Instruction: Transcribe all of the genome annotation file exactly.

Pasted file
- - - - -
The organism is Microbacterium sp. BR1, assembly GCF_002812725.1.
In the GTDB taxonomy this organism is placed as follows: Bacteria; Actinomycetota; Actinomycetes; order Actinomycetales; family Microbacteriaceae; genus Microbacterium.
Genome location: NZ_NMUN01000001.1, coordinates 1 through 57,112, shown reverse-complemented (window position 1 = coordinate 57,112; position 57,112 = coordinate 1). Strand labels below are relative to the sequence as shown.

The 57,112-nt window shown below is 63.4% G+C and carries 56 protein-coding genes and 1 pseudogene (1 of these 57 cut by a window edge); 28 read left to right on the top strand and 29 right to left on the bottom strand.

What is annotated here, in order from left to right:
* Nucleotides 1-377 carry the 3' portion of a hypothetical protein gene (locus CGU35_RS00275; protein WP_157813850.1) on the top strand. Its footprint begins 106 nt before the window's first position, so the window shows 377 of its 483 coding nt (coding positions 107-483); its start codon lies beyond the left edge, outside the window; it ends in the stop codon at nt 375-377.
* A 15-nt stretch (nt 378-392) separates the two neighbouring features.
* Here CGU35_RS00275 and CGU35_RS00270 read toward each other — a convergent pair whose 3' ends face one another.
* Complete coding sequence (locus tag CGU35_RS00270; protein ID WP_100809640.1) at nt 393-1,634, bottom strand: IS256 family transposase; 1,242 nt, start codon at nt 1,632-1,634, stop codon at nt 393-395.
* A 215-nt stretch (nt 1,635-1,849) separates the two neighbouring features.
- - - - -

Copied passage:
The organism is Microbacterium sp. BR1, assembly GCF_002812725.1.
In the GTDB taxonomy this organism is placed as follows: Bacteria; Actinomycetota; Actinomycetes; order Actinomycetales; family Microbacteriaceae; genus Microbacterium.
Genome location: NZ_NMUN01000001.1, coordinates 1 through 57,112, shown reverse-complemented (window position 1 = coordinate 57,112; position 57,112 = coordinate 1). Strand labels below are relative to the sequence as shown.

The 57,112-nt window shown below is 63.4% G+C and carries 56 protein-coding genes and 1 pseudogene (1 of these 57 cut by a window edge); 28 read left to right on the top strand and 29 right to left on the bottom strand.

What is annotated here, in order from left to right:
* Nucleotides 1-377 carry the 3' portion of a hypothetical protein gene (locus CGU35_RS00275; protein WP_157813850.1) on the top strand. Its footprint begins 106 nt before the window's first position, so the window shows 377 of its 483 coding nt (coding positions 107-483); its start codon lies beyond the left edge, outside the window; it ends in the stop codon at nt 375-377.
* A 15-nt stretch (nt 378-392) separates the two neighbouring features.
* Here CGU35_RS00275 and CGU35_RS00270 read toward each other — a convergent pair whose 3' ends face one another.
* Complete coding sequence (locus tag CGU35_RS00270; protein ID WP_100809640.1) at nt 393-1,634, bottom strand: IS256 family transposase; 1,242 nt, start codon at nt 1,632-1,634, stop codon at nt 393-395.
* A 215-nt stretch (nt 1,635-1,849) separates the two neighbouring features.